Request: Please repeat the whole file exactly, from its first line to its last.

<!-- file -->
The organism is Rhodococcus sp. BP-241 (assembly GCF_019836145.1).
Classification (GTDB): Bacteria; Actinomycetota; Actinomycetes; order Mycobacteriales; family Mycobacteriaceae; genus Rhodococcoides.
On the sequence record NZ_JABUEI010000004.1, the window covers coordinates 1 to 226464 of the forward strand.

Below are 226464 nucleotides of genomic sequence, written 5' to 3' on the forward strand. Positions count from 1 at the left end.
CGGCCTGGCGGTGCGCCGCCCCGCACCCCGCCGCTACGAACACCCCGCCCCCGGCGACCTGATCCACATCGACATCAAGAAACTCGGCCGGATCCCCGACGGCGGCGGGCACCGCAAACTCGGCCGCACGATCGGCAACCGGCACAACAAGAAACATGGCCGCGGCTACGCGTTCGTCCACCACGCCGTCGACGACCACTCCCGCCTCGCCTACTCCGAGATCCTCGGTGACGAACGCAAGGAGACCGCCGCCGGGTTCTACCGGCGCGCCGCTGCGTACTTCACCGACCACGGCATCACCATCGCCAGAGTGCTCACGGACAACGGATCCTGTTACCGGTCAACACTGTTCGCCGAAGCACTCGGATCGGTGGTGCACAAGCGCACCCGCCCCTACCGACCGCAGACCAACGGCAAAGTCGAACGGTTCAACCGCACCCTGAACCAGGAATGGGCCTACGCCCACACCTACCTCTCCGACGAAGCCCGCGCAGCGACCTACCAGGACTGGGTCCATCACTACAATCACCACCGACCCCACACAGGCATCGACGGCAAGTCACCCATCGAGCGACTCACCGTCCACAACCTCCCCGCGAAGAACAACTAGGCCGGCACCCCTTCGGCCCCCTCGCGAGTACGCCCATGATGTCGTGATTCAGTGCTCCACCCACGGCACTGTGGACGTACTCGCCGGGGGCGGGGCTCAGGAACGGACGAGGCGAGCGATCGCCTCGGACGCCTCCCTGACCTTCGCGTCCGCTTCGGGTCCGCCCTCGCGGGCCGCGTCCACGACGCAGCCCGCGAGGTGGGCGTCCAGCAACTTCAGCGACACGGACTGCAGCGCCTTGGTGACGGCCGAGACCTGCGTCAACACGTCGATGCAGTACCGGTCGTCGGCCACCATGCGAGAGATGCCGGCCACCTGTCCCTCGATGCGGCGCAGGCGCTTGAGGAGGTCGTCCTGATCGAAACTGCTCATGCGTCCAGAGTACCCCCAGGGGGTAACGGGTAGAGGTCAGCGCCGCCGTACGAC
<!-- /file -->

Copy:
The organism is Rhodococcus sp. BP-241 (assembly GCF_019836145.1).
Classification (GTDB): Bacteria; Actinomycetota; Actinomycetes; order Mycobacteriales; family Mycobacteriaceae; genus Rhodococcoides.
On the sequence record NZ_JABUEI010000004.1, the window covers coordinates 1 to 226464 of the forward strand.

Below are 226464 nucleotides of genomic sequence, written 5' to 3' on the forward strand. Positions count from 1 at the left end.
CGGCCTGGCGGTGCGCCGCCCCGCACCCCGCCGCTACGAACACCCCGCCCCCGGCGACCTGATCCACATCGACATCAAGAAACTCGGCCGGATCCCCGACGGCGGCGGGCACCGCAAACTCGGCCGCACGATCGGCAACCGGCACAACAAGAAACATGGCCGCGGCTACGCGTTCGTCCACCACGCCGTCGACGACCACTCCCGCCTCGCCTACTCCGAGATCCTCGGTGACGAACGCAAGGAGACCGCCGCCGGGTTCTACCGGCGCGCCGCTGCGTACTTCACCGACCACGGCATCACCATCGCCAGAGTGCTCACGGACAACGGATCCTGTTACCGGTCAACACTGTTCGCCGAAGCACTCGGATCGGTGGTGCACAAGCGCACCCGCCCCTACCGACCGCAGACCAACGGCAAAGTCGAACGGTTCAACCGCACCCTGAACCAGGAATGGGCCTACGCCCACACCTACCTCTCCGACGAAGCCCGCGCAGCGACCTACCAGGACTGGGTCCATCACTACAATCACCACCGACCCCACACAGGCATCGACGGCAAGTCACCCATCGAGCGACTCACCGTCCACAACCTCCCCGCGAAGAACAACTAGGCCGGCACCCCTTCGGCCCCCTCGCGAGTACGCCCATGATGTCGTGATTCAGTGCTCCACCCACGGCACTGTGGACGTACTCGCCGGGGGCGGGGCTCAGGAACGGACGAGGCGAGCGATCGCCTCGGACGCCTCCCTGACCTTCGCGTCCGCTTCGGGTCCGCCCTCGCGGGCCGCGTCCACGACGCAGCCCGCGAGGTGGGCGTCCAGCAACTTCAGCGACACGGACTGCAGCGCCTTGGTGACGGCCGAGACCTGCGTCAACACGTCGATGCAGTACCGGTCGTCGGCCACCATGCGAGAGATGCCGGCCACCTGTCCCTCGATGCGGCGCAGGCGCTTGAGGAGGTCGTCCTGATCGAAACTGCTCATGCGTCCAGAGTACCCCCAGGGGGTAACGGGTAGAGGTCAGCGCCGCCGTACGAC